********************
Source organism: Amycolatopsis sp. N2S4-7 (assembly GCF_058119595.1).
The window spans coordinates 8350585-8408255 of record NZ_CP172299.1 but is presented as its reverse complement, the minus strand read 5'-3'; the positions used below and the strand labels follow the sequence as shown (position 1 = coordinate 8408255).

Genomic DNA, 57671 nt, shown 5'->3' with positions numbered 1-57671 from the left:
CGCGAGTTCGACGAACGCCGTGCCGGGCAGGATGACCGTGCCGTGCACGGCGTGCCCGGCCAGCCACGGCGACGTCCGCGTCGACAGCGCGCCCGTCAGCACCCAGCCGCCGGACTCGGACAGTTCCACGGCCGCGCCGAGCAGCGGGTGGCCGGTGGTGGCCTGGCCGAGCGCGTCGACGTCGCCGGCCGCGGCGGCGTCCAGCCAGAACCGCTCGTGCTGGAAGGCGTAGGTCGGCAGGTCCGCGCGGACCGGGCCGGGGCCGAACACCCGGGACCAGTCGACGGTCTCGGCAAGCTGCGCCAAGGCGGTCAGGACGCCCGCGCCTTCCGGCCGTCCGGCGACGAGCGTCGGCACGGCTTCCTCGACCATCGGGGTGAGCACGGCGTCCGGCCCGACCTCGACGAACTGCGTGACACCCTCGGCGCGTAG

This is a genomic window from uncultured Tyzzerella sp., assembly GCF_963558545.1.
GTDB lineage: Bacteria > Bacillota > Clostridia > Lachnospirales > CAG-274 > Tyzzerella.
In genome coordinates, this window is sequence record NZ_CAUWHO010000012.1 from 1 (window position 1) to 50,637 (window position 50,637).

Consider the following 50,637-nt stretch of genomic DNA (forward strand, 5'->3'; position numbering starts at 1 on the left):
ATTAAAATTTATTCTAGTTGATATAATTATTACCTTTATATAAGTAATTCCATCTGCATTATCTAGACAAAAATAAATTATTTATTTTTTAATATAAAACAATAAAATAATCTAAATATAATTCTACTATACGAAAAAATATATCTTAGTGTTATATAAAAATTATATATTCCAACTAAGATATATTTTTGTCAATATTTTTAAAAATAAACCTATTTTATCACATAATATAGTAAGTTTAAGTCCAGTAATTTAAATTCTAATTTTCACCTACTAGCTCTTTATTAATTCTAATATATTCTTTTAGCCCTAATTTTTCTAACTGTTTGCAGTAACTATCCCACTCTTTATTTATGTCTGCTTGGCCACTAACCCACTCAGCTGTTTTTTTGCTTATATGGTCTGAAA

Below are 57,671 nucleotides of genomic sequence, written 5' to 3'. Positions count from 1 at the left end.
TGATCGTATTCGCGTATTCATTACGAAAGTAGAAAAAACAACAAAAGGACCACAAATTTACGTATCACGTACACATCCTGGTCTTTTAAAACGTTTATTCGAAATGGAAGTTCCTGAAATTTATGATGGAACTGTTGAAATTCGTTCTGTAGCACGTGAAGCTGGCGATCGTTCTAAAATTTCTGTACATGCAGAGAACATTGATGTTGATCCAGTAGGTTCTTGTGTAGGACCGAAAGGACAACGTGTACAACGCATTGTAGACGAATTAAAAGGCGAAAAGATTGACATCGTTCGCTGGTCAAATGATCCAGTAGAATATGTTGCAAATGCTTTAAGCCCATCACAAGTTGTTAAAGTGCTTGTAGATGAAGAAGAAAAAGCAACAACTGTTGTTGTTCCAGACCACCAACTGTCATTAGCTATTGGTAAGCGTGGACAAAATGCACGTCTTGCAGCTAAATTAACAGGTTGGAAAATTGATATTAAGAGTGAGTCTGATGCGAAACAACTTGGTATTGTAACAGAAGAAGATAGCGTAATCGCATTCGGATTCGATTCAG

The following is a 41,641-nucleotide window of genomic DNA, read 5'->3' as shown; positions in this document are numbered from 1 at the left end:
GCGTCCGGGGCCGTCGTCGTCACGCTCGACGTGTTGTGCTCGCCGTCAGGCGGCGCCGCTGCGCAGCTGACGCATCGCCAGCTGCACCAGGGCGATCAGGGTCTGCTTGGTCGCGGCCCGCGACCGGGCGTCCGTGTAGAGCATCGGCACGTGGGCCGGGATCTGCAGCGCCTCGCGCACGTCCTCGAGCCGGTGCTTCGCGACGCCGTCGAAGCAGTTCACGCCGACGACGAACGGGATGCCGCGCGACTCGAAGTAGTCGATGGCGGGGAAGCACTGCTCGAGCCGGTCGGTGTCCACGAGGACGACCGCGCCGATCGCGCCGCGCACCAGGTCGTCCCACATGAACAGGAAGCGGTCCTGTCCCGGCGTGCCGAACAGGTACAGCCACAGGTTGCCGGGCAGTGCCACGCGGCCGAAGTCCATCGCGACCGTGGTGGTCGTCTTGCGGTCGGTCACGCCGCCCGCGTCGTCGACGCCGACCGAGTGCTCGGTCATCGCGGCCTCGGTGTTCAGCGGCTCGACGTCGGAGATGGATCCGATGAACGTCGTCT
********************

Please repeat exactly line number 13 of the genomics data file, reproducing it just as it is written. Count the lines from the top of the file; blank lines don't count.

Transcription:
GCGTCCGGGGCCGTCGTCGTCACGCTCGACGTGTTGTGCTCGCCGTCAGGCGGCGCCGCTGCGCAGCTGACGCATCGCCAGCTGCACCAGGGCGATCAGGGTCTGCTTGGTCGCGGCCCGCGACCGGGCGTCCGTGTAGAGCATCGGCACGTGGGCCGGGATCTGCAGCGCCTCGCGCACGTCCTCGAGCCGGTGCTTCGCGACGCCGTCGAAGCAGTTCACGCCGACGACGAACGGGATGCCGCGCGACTCGAAGTAGTCGATGGCGGGGAAGCACTGCTCGAGCCGGTCGGTGTCCACGAGGACGACCGCGCCGATCGCGCCGCGCACCAGGTCGTCCCACATGAACAGGAAGCGGTCCTGTCCCGGCGTGCCGAACAGGTACAGCCACAGGTTGCCGGGCAGTGCCACGCGGCCGAAGTCCATCGCGACCGTGGTGGTCGTCTTGCGGTCGGTCACGCCGCCCGCGTCGTCGACGCCGACCGAGTGCTCGGTCATCGCGGCCTCGGTGTTCAGCGGCTCGACGTCGGAGATGGATCCGATGAACGTCGTCT